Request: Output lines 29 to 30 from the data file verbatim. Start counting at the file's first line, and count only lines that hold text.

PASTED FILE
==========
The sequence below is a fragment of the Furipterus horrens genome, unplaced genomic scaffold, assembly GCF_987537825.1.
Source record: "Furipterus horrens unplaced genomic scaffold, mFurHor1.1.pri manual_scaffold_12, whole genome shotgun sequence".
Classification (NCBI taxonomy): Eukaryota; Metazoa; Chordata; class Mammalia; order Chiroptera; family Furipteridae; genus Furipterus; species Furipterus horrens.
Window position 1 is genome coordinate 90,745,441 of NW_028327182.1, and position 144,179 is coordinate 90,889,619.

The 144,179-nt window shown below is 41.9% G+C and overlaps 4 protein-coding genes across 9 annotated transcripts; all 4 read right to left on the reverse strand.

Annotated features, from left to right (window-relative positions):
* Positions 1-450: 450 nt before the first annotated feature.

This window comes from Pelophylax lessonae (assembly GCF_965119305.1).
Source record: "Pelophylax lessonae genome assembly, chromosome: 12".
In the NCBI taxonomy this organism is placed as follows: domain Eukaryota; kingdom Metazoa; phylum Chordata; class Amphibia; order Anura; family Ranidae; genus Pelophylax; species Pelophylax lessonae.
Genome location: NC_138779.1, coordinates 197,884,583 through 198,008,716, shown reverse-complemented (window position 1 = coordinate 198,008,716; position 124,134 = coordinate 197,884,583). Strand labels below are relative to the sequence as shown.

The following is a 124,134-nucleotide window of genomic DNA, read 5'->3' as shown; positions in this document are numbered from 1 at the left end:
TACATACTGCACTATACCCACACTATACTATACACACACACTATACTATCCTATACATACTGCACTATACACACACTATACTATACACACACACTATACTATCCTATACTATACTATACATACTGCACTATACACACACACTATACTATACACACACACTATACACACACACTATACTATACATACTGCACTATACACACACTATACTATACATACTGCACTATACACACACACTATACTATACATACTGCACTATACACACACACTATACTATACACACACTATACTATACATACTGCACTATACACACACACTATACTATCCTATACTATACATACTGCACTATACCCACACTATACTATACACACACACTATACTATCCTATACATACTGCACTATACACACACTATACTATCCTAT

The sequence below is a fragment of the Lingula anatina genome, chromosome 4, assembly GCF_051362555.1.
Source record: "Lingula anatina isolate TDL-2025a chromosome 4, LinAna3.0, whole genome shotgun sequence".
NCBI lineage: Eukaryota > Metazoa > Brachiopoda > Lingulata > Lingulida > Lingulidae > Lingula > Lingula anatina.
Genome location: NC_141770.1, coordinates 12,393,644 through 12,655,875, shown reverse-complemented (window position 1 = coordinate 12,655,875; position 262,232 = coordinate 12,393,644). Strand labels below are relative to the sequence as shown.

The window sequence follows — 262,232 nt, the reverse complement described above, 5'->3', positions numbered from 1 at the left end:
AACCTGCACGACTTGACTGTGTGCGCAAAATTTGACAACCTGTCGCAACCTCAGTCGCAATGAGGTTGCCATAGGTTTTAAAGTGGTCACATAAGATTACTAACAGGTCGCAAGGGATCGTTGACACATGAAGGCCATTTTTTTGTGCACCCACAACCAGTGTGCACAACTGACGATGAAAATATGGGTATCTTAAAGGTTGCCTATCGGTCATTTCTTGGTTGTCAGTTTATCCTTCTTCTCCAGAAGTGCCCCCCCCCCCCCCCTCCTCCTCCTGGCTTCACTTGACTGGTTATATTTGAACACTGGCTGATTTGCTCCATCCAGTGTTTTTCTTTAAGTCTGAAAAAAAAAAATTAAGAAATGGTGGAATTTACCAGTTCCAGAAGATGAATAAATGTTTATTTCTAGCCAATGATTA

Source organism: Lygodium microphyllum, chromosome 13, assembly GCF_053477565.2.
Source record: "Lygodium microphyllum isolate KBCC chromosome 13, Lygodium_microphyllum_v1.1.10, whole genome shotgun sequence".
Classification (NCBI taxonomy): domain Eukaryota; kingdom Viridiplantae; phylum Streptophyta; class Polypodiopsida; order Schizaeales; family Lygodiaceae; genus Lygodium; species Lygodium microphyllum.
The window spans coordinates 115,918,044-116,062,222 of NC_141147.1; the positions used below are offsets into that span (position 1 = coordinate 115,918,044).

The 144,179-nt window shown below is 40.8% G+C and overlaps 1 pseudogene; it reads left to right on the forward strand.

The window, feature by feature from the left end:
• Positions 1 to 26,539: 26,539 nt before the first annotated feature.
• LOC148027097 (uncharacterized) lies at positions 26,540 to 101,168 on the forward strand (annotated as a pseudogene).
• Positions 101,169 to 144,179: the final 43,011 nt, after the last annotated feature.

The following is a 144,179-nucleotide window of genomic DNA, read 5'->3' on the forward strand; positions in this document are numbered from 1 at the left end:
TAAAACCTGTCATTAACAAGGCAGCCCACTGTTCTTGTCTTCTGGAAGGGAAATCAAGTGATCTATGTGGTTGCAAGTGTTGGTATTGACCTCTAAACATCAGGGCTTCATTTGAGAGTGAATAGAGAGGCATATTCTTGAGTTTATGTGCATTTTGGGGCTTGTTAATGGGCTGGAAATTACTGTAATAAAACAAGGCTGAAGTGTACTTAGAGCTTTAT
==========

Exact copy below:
The following is a 144,179-nucleotide window of genomic DNA, read 5'->3' on the forward strand; positions in this document are numbered from 1 at the left end:
TAAAACCTGTCATTAACAAGGCAGCCCACTGTTCTTGTCTTCTGGAAGGGAAATCAAGTGATCTATGTGGTTGCAAGTGTTGGTATTGACCTCTAAACATCAGGGCTTCATTTGAGAGTGAATAGAGAGGCATATTCTTGAGTTTATGTGCATTTTGGGGCTTGTTAATGGGCTGGAAATTACTGTAATAAAACAAGGCTGAAGTGTACTTAGAGCTTTAT